At the opening session at any NCRA convention, our association recognizes our achievements and allows us a moment to show respect to our fellow reporters. The president asks those of us in attendance: “Will all past presidents please stand. If you are an RDR, please stand. If you are an RMR, please stand. If you are a CRR, CBC, CCP, please stand. If you are an RPR, please stand.” I just can’t explain the sense of pride I feel when I look around and see hundreds of reporters all standing and applauding one another for the great accomplishments they all share, the self-esteem they feel in what they have achieved, and the respect they share for each other’s success.

Certification is a sign of respect for our profession, for our association, and for us, each and every one. I know that I belong to a small group of very dedicated, highly skilled, motivated, and exceptional individuals known as Certified Court Reporters and Registered Professional Reporters. I owe a debt of gratitude to my mentors for instilling in me this sense of reverence for our profession and for my fellow professionals. It is an honor in which I take pride.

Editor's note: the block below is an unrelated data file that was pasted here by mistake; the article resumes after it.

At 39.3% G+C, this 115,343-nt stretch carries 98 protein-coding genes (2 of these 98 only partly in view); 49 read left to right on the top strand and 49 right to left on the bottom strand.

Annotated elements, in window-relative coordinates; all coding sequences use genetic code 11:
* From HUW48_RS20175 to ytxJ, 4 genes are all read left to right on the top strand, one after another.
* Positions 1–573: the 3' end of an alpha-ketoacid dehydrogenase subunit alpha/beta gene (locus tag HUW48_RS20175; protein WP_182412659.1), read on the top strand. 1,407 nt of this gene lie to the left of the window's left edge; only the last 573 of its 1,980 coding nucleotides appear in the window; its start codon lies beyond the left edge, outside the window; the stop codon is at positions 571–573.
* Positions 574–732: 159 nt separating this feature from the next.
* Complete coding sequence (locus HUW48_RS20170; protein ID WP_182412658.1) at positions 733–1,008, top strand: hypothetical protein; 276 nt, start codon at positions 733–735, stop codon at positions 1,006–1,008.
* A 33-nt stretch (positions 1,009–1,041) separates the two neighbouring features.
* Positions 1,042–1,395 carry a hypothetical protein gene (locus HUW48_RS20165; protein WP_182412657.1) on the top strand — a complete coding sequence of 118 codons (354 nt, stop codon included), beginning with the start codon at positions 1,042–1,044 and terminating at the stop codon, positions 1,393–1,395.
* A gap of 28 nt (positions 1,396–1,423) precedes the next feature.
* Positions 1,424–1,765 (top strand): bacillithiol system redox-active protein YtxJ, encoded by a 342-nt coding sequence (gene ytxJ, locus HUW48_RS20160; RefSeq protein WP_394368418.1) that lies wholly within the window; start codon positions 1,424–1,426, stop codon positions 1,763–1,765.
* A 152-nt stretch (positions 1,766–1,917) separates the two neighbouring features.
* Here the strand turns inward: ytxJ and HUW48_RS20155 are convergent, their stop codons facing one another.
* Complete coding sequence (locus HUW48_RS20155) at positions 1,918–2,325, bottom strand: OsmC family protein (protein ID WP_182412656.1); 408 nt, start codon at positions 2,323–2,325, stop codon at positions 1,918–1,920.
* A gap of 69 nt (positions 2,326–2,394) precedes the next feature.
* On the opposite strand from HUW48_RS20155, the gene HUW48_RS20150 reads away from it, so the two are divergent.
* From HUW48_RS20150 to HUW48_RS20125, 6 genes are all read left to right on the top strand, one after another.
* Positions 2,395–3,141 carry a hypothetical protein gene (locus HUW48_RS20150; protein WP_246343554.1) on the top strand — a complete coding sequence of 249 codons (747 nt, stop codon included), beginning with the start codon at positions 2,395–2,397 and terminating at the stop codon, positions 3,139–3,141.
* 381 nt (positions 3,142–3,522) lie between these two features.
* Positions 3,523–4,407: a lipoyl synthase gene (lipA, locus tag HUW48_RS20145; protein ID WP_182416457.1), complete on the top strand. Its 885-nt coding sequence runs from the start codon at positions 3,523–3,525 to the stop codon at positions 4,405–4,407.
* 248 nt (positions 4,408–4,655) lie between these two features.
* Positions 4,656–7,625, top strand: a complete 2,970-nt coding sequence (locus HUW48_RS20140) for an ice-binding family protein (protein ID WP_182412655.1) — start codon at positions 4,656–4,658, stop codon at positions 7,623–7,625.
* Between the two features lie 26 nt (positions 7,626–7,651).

So if you haven’t gotten your certification yet, take it from me. Spend the time, make the effort. It’s worth it because when all is said and done, it’s a matter of respect.

Jargon Alert